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IR Robot Control Answered

The cheapest way of wirelessly controlling a robot is IR, right? I'm in need of help for a schematic for an emitter and a reciever (this will be my first IR project). Please don't tell me to google it because I've been looking around and all I've found were vague schematics. I'd probably want to use a 555 timer for the emitter, but the schematics were vague again. For the reciever would I have to use 4, along with 4 emitters to drive 2 motors independently? As in Motor1 front and back, Motor2 front and back?


You do realize, you have to encode it using serial? You can't have 4 different IR recievers, they'll all have the same value :P

my plan was that all of the IR emitters and recievers work at different frequencies

Sounds like a pretty challenging project...

From what I see, you're trying to build 4 independent discrete IR transmitter and receiver pairs. And they will function without any digital encoding/decoding?


1) different frequencies -- light frequencies or pulse frequencies?


--How do you intend to detect the IR signal? Simple for one IR LED and photo transistor pair, since it's a continuous on/off.

More complicated for several 'channels.' Easy to find differing wavelength LEDs; tougher to find a receiver that can filter out the others... Optical filtering is an option, I guess.

But that doesn't deal with ambient light very well (OK for night use.) So a standard 38KHz Infrared Detector Module works better (you need to modulate the LED at that rate, too.) These are really intended to send/receive digital serial data, and they work pretty well (line-of-sight, of course.)

There may be other modules with different receiving frequencies, but not many I've heard of (and they might be much more expensive, as this is the standard.) And there are inherent limiting factors at play--brightness of the pulse, the wavelength itself, etc.

The upshot is it's pretty hard to do this in a purely analog way. If you could go the digital route, it would make the transmitter/receiver simpler, at least (if not the encoding / decoding / motor-driving.)

well, if I can get your guys approvale that this might work, heres the plan: taking a quad 555 timer (i forget what they're called), have a circuit so that it pulses 4 IREDs at different frequencies, which could be fine tuned using 4 different potentiometers. The recievers would be 4 different recievers that only conduct at the certain frequencies.

One problem will be crosstalk from pulse overlap. You'll get errors, as pulses from two (or more) LEDs will combine to create longer pulses (that match neither of the transmitting LED freq...) The more channels, the more summing....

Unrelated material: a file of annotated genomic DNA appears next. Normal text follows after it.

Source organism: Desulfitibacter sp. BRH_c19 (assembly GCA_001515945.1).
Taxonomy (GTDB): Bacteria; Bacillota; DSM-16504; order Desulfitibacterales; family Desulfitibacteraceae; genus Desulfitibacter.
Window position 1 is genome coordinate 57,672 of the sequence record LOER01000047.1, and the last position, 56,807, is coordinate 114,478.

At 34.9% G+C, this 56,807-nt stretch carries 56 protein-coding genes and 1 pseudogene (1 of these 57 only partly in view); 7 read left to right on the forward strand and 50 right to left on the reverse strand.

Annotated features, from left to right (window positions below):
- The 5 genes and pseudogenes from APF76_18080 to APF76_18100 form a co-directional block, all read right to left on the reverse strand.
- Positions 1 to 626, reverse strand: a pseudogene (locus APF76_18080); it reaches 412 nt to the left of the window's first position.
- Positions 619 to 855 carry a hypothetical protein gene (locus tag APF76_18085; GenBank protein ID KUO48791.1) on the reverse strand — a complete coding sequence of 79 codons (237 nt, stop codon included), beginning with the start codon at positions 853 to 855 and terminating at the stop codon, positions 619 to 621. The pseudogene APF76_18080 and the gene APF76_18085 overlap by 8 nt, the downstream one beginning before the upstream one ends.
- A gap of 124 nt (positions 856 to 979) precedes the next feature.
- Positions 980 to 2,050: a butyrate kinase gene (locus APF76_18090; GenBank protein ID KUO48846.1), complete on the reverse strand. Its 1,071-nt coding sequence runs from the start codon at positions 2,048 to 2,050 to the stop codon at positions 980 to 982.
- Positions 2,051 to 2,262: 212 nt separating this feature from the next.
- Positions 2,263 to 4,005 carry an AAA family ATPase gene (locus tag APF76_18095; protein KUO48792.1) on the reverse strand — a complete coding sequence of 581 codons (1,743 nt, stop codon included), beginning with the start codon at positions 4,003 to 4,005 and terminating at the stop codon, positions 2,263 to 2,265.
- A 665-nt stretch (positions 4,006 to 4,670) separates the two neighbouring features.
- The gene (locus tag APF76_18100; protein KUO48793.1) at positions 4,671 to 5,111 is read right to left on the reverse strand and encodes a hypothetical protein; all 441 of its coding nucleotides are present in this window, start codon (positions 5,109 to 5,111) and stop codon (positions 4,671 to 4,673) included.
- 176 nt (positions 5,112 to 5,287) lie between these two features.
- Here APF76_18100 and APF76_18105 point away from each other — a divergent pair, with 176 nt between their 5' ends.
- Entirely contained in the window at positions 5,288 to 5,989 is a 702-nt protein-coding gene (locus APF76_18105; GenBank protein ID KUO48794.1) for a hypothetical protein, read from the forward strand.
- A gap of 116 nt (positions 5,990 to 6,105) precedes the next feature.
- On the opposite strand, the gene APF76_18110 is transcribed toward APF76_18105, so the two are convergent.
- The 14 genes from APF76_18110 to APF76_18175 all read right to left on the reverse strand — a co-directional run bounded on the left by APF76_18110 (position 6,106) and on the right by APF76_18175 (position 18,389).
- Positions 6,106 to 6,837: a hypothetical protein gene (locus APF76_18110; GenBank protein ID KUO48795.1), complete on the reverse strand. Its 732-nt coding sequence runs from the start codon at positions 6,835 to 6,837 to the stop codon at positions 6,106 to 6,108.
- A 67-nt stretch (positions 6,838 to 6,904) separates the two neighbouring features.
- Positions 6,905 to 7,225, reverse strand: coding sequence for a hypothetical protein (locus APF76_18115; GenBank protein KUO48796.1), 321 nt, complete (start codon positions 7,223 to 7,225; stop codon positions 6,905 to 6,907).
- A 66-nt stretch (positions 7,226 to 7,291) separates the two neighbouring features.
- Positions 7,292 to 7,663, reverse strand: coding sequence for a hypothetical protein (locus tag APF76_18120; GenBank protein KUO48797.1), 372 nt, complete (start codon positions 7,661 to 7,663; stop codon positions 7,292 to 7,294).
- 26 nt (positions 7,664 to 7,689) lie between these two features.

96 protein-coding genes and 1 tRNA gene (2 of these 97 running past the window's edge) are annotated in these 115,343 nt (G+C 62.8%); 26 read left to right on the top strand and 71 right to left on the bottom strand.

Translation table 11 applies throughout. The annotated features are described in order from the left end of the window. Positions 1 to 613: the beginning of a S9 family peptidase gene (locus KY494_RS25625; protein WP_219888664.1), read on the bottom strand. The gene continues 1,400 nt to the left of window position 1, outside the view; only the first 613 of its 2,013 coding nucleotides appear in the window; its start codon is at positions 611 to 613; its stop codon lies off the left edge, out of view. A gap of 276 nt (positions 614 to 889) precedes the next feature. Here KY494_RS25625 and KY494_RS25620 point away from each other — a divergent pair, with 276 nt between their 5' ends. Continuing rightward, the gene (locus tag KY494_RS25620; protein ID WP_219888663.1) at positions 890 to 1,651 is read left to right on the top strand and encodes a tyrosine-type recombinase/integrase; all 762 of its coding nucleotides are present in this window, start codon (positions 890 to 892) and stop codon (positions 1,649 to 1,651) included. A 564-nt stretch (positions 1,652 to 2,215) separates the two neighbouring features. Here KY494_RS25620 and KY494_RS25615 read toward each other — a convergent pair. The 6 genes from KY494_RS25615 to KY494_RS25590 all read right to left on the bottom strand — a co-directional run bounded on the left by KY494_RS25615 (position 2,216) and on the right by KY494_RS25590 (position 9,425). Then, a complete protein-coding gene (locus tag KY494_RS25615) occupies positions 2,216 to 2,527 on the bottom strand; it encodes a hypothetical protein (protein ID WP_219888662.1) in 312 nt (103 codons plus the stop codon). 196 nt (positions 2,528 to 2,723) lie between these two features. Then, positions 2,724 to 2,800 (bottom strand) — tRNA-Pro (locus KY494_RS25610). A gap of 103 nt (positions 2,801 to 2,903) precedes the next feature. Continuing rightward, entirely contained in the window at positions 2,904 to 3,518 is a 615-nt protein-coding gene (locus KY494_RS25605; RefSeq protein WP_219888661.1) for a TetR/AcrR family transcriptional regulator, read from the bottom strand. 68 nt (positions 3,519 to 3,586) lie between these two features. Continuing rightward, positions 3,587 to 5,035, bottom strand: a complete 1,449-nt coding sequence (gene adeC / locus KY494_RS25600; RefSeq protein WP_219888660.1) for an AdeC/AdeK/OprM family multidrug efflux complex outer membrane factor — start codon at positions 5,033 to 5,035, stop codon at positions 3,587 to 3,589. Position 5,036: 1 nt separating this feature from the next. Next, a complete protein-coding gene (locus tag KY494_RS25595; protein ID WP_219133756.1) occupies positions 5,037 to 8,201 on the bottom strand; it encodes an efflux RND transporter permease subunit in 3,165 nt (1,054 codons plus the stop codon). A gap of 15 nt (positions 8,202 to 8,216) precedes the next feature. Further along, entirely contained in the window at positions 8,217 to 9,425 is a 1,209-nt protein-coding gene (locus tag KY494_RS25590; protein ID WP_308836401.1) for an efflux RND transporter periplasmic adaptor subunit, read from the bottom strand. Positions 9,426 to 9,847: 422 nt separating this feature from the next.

The recievers would be 4 different recievers that only conduct at the certain frequencies.

Which is harder than it sounds, with an analog approach....You still haven't explained how you plan to detect the pulses.

If memory serves, I built a ring-modulator years ago using a 565 phase-locked loop. But an even simpler PLL device is the 567 tone decoder. I bet one of those could be used like a 555 in reverse....In fact, you might use one as an ultrasonic decoder--probably more reliable than IR, and not so much a line-of-sight device...

Regardless, it would probably work with a phototransistor, too (but you might need to feed the signal into an opamp, first...)

I think my best solution is this 25 dollar device this guy sells on ebay that is basically 4 remotley controlled switches that works over 600 feet away. I could make it so I could use it with a lot of projects. The only problem is that it takes 12 volts, which means more batteries.

At that price, it sounds like a winner

I've used the Liapac RC modules, but for those you still need a encoder / decoder pair (buy, or make your own w / microcontrollers.)

Good luck with that -- although you *do* know that they'll be some "pulses" where they'll all match up... right?

actually i'll just buy this 25 dollar thing on ebay that works hundereds of feet away and has 4 switches.

also, would IR be the best solution? Is there a better, easy, or cheaper solution?

actually, do you think that I could use my psp running IR shell to control it? All I would need to build is the reciever then. For those who don't know, a feature of IRshell is that it can make your psp a remote control for a tv. using a simple program I could make it put out different frequencies when I press different buttons.

I am unfamiliar with that. It looks possible.

I can't promise a schematic, but a PWM would serve better as creating the Pulse frequency